Peter Berger writes about some of the religious liberty litigation here and in Europe and considers why those who want limit the role of religion are so passionate. From "Religion As An Activity Engaged In By Consenting Adults In Private":
.... In all these cases the authorities accused of violating the plaintiffs’ rights operate with a definition of religion as a private matter to be kept out of public space. There is here a general issue of government overreach, as clearly illustrated by the (still unresolved) attempt by the Obama administration to force Catholic institutions to provide contraception coverage in their employees’ health plans. Beyond that, though, there is a very ideological view of the place of religion in society. In other words, religion is to be an activity engaged in by consenting adults in private. ....Religion As An Activity Engaged In By Consenting Adults In Private | Religion and Other Curiosities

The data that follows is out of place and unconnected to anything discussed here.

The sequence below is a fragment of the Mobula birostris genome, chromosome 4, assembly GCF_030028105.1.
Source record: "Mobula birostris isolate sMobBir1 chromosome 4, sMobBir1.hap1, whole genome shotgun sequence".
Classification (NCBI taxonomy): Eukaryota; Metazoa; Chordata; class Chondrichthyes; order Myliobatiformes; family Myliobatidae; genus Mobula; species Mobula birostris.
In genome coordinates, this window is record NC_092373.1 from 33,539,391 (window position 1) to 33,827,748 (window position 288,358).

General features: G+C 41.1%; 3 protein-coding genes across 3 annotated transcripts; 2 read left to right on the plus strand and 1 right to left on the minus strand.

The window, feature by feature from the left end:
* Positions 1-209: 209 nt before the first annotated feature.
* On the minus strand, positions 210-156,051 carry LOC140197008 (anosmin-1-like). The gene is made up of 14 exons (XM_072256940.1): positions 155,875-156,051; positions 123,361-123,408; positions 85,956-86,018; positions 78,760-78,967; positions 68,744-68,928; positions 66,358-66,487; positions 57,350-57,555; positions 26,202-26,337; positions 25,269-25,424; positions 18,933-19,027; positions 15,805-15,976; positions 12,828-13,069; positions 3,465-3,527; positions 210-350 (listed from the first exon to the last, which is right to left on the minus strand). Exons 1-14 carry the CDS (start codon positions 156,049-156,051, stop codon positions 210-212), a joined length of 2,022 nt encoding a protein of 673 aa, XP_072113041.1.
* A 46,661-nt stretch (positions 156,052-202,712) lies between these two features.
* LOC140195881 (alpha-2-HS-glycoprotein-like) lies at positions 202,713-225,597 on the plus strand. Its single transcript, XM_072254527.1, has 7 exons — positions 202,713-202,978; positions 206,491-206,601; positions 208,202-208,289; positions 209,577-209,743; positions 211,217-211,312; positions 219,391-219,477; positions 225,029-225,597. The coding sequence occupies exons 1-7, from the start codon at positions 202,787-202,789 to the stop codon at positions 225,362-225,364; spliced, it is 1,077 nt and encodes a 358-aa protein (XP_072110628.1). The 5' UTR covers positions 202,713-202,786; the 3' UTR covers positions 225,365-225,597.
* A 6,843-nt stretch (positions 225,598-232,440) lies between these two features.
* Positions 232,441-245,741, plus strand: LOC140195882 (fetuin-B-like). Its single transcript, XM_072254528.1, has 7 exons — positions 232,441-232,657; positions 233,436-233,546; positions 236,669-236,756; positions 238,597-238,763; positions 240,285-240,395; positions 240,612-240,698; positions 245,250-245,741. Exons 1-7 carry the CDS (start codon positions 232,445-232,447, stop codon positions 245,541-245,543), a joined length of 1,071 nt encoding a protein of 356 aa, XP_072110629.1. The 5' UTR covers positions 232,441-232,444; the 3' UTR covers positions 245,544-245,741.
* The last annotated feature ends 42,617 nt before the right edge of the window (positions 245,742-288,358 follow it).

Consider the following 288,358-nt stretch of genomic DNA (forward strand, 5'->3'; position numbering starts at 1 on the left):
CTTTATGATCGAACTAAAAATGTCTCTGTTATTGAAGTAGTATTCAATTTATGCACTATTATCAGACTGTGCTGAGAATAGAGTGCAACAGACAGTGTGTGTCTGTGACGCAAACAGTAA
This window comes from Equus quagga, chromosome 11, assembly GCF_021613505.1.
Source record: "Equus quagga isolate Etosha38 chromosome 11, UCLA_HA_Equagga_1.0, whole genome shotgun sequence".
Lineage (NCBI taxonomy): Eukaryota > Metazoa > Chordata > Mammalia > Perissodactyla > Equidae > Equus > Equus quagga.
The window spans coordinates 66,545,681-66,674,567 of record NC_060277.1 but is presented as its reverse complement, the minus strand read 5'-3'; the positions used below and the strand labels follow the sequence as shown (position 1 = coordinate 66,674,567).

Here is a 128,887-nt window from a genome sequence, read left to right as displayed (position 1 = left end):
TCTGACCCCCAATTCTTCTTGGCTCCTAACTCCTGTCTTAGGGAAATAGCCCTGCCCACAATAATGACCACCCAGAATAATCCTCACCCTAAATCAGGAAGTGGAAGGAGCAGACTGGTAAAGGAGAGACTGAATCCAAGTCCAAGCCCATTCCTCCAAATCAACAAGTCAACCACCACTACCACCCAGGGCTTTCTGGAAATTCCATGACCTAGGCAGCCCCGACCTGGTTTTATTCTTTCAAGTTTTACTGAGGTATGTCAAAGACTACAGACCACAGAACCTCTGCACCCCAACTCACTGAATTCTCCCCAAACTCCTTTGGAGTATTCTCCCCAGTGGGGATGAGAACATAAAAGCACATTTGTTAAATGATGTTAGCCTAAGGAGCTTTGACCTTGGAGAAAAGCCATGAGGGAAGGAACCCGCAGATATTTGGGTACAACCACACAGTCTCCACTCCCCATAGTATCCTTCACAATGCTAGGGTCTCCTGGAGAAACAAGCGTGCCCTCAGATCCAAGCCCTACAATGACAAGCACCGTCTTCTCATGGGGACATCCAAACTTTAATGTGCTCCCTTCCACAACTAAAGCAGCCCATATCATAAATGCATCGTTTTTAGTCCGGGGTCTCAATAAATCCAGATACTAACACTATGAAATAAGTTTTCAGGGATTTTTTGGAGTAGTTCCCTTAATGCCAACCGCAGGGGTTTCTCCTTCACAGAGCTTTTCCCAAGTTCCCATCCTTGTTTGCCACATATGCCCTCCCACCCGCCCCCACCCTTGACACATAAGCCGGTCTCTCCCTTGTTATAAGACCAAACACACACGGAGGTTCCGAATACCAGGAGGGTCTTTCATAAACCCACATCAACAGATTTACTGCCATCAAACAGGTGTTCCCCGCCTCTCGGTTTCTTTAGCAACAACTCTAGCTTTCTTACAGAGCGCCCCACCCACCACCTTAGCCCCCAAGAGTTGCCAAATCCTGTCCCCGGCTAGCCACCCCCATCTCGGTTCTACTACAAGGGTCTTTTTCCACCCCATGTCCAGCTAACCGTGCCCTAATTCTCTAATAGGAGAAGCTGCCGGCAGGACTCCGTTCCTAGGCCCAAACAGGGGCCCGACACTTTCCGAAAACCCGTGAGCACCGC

.... There is yet another theme that comes through in the survey data: An identification of churches (and that means mainly Christian ones) with intolerance and repression. I think that this is significant.
Let me venture a sociological hypothesis here: The new American secularism is in defense of the sexual revolution. Since the 1960s there has indeed been a sexual revolution in America. It has been very successful in changing the mores and the law. It should not be surprising that many people, especially younger ones, enjoy the new libidinous benefits of this revolution. Whether one approves or deplores the new sexual culture, it seems unlikely to be reversed. Yet Christian churches (notably the Catholic and Evangelical ones) are in the forefront of those who do want to reverse the libertine victory. Its beneficiaries are haunted by the nightmare of being forced into chastity belts by an all too holy alliance of clerics and conservative politicians. ....